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I want to create SQLCLR based stored procedures for SQL Server. As you know I can build a dll against multiple versions of .NET framework. I can't find a reference that describe which version of SQL Server supports which version of .NET framework. Can anyone help to point me the right direction?

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    This article will probably answer your question and more. – dotNET Dec 13 '16 at 5:22
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    @dotNET That article can be misleading if one is not aware of both the difference and relationship between the CLR (and its versions) and the .NET Framework (and its versions). I will post an answer to be very clear about versions. – Solomon Rutzky Dec 13 '16 at 5:56
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To be clear, a single version of the CLR typically has multiple versions of the .NET Framework that it works with. A single version of the .NET Framework, however, only works with one specific version of the CLR. For example, CLR version 2.0 works with .NET Framework versions 2.0, 3.0, and 3.5, while CLR version 4.0 works with all of the 4.x versions of the .NET Framework (i.e. 4.0, 4.5[.x], 4.6[.x], 4.7[.x], etc). To see the chart of CLR version to Framework version relationships, see the MSDN page for .NET Framework Versions and Dependencies.

With regards to SQLCLR code, SQL Server only works with a single version of the CLR, and the specific version depends upon the version of SQL Server. SQL Server 2005, 2008, and 2008 R2 work only with CLR version 2. Since CLR version 2 only works with .NET Framework versions 2.0, 3.0, and 3.5, this means that SQL Server 2005, 2008, and 2008 R2 only work with .NET Framework versions 2.0, 3.0, and 3.5.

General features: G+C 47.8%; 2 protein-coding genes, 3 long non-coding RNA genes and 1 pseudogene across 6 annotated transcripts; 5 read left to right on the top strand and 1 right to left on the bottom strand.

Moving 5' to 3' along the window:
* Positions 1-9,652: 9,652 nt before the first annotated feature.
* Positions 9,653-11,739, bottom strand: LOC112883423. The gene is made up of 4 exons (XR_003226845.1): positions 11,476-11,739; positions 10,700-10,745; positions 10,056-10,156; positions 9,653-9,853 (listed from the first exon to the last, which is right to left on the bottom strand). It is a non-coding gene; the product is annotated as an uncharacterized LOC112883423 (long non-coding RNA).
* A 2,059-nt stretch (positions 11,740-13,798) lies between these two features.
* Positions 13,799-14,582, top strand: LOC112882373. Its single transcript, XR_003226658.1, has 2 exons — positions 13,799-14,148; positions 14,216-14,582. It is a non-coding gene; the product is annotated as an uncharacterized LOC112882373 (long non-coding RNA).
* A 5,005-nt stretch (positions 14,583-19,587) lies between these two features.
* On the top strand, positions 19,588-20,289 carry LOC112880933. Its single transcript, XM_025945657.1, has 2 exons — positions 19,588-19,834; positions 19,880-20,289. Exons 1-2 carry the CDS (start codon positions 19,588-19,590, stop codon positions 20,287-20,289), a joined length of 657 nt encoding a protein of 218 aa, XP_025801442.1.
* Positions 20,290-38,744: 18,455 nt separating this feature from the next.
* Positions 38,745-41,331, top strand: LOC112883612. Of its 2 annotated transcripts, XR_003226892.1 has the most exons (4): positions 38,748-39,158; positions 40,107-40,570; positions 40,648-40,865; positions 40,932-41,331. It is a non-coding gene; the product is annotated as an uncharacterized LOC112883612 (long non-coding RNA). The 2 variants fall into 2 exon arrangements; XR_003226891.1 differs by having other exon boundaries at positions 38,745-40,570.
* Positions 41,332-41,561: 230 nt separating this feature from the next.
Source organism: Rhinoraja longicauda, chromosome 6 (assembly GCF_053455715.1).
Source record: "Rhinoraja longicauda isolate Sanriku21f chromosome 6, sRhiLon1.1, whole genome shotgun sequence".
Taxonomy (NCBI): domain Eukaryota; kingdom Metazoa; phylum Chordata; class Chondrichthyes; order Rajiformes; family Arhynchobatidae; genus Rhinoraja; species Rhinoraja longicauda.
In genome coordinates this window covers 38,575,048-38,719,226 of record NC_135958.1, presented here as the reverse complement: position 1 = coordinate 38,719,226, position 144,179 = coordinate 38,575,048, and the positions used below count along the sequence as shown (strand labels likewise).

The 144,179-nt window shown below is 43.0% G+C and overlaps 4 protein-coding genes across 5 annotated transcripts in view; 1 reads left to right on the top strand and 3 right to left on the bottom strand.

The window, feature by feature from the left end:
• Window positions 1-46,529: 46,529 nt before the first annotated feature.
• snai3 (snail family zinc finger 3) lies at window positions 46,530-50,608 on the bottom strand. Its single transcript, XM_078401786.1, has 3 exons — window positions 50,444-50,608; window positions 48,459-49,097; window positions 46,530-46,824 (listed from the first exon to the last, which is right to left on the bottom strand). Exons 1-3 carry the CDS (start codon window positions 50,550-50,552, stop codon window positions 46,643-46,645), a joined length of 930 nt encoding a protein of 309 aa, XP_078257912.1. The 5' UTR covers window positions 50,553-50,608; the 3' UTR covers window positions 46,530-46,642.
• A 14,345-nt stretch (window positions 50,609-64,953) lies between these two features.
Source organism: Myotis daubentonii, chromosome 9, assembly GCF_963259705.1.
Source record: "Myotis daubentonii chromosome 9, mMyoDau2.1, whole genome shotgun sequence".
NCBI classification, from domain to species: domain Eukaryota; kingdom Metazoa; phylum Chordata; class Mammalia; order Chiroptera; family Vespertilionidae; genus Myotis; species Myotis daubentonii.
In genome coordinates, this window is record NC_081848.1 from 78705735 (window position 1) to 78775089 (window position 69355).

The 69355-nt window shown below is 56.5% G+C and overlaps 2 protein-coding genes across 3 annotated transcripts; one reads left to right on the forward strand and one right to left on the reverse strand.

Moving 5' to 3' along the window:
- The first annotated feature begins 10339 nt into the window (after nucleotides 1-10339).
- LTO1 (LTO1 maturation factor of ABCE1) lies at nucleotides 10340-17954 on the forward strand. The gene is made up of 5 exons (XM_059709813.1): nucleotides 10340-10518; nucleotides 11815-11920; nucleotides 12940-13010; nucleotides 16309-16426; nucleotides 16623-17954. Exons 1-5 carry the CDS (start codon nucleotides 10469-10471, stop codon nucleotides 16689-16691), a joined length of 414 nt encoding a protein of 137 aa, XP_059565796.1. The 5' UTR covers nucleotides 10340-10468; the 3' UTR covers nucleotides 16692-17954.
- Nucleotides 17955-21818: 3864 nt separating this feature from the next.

Of course, SQL Server 2005's CLR Integration feature (the initial version of it) was built around .NET Framework version 2.0 (as that is what was available at the time), so there are a couple of newer libraries in .NET Framework versions 3.0 and 3.5 that don't work in SQL Server 2005 without manually importing them (i.e. System.Core and System.Xml.Linq). Along those same lines, SQL Server 2012, 2014, 2016, 2017, and 2019 are statically linked to CLR version 4, which works with .NET Framework versions 4.0, 4.5[.x], 4.6[.x], and 4.7[.x].

With regards to the information returned from both System.Environment.Version (in .NET code) and SELECT [version] FROM sys.dm_clr_properties;, they are reporting the CLR version, not the .NET Framework version. So be careful not to confuse those two things reporting 2.0 or 4.0 as meaning you can only use Framework version 2.0 or 4.0.

And fortunately, due to backwards compatibility, code compiled against the CLR 2 Framework versions (2.0, 3.0, and 3.5) will run without needing to be recompiled in SQL Server 2012 and newer, even though they are on CLR version 4.

So, you generally cannot go wrong with using a Target Framework Version of 2.0, but you most certainly can use Framework versions beyond 2.0.

For a more in-depth look at developing SQLCLR code, check out the following article (and the series in general), which I wrote:

Stairway to SQLCLR Level 5: Development (Using .NET within SQL Server)

For more info on working with SQLCLR in general, please visit: SQLCLR Info

  • Thank you @srutzky. What do you mean by "SQL Server 2005 only included .NET Framework version 2.0"? – Just a learner Dec 13 '16 at 6:21
  • @OgrishMan Yeah, I wasn't sure how to best word that. I just updated to hopefully be clearer. Basically, there are two .NET Framework libraries that did not exist in .NET Framework 2.0, and so they couldn't have been included in the "Supported .NET Framework Libraries" list. But, they did exist when SQL Server 2008 was being coded, so they were able to add those 2 libraries to the "Supported" list. – Solomon Rutzky Dec 13 '16 at 6:39

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